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House of Representatives
Session of 2013 - 2014 Regular Session


Posted: April 30, 2014 11:15 AM
From: Representative Kevin J. Schreiber
To: All House members
Subject: Terroristic Threats Involving Educational Facilities
We have all been shocked and alarmed by recent acts of violence targeting educational institutions in Pennsylvania and around the nation. Many times, it is unclear what if anything could have been done to prevent these tragic events. But while a recent incident in my district which clearly could have resulted in great tragedy was very narrowly averted, it could have been prevented altogether. I ask my colleagues to join me in sponsoring legislation which would address current deficiencies in the way violent threats against schools are handled in our judicial system.

In the very near future, I plan to introduce legislation which would amend Title 18 (Crimes and Offenses) and Title 42 (Judiciary and Judicial Procedure) of the Pennsylvania Consolidated Statutes to increase penalties associated with terroristic threats which place fear upon anyone who is employed, educated, or otherwise located in an educational facility.

My proposal stems from an incident in my district in which a student’s father terrorized school administrators, damaged school property, and threatened to kill all 83 children inside. The alleged perpetrator was arrested on the scene and arraigned that very afternoon by a magistrate judge. But after posting $1,500 bail, within 90 minutes he returned to the school and again threatened, terrorized, and caused additional damage.

Currently, anyone who threatens occupants of a building, place of assembly, or facility of public transportation will be charged with a misdemeanor of the first degree. If the individual causes a diversion, he or she will be charged with a felony of the third degree. Furthermore, such matters are handled by district magistrates’ offices. These penalties are simply inadequate when concerning threats against vulnerable children in their school.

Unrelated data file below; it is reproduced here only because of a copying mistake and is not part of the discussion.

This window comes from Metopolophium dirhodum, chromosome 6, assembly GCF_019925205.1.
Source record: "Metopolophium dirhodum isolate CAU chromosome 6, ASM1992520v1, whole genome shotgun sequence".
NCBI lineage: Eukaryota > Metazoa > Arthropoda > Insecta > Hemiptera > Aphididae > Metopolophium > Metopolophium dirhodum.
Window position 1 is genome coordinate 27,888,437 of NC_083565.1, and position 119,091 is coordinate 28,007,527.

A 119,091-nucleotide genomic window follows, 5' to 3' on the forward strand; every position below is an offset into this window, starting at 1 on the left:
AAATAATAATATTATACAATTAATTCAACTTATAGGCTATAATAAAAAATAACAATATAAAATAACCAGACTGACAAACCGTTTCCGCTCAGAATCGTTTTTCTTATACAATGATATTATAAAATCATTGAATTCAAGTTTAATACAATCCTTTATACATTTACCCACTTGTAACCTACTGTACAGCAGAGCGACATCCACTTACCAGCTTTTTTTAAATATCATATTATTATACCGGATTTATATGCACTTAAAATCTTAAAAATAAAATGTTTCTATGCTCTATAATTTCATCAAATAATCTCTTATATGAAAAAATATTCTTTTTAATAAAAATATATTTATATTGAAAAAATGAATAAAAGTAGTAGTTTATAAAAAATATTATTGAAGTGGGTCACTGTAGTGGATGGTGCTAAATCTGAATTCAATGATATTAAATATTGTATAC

My proposal would increase these penalties if the terroristic threat is made towards an educational facility. Specifically, a first offense would constitute a felony of the third degree, and second or subsequent offenses would constitute a felony of the second degree. If the individual causes the occupants of the educational facility to be diverted from their normal or customary operations, he or she would be charged with a felony of the second degree. Second and subsequent offenses would result in a felony of the first degree. In addition, such matters would only be handled by the Court of Common Pleas.

Furthermore, the jail, prison, or detention facility holding the individual would be required to immediately notify the local law enforcement agency that made the arrest if the individual posts bail. The local law enforcement agency would then be required to immediately contact the educational facility to inform the administration of the fact that the individual has posted bail. This victims' notification process is similar to that required already for similar harassment or other violent offenses.

As legislators, I believe it is important to hold those who impose terroristic threats upon anyone employed, educated, or located in an educational facility to the fullest extent of the law. Please join me in co-sponsoring this important legislation.

Introduced as HB2351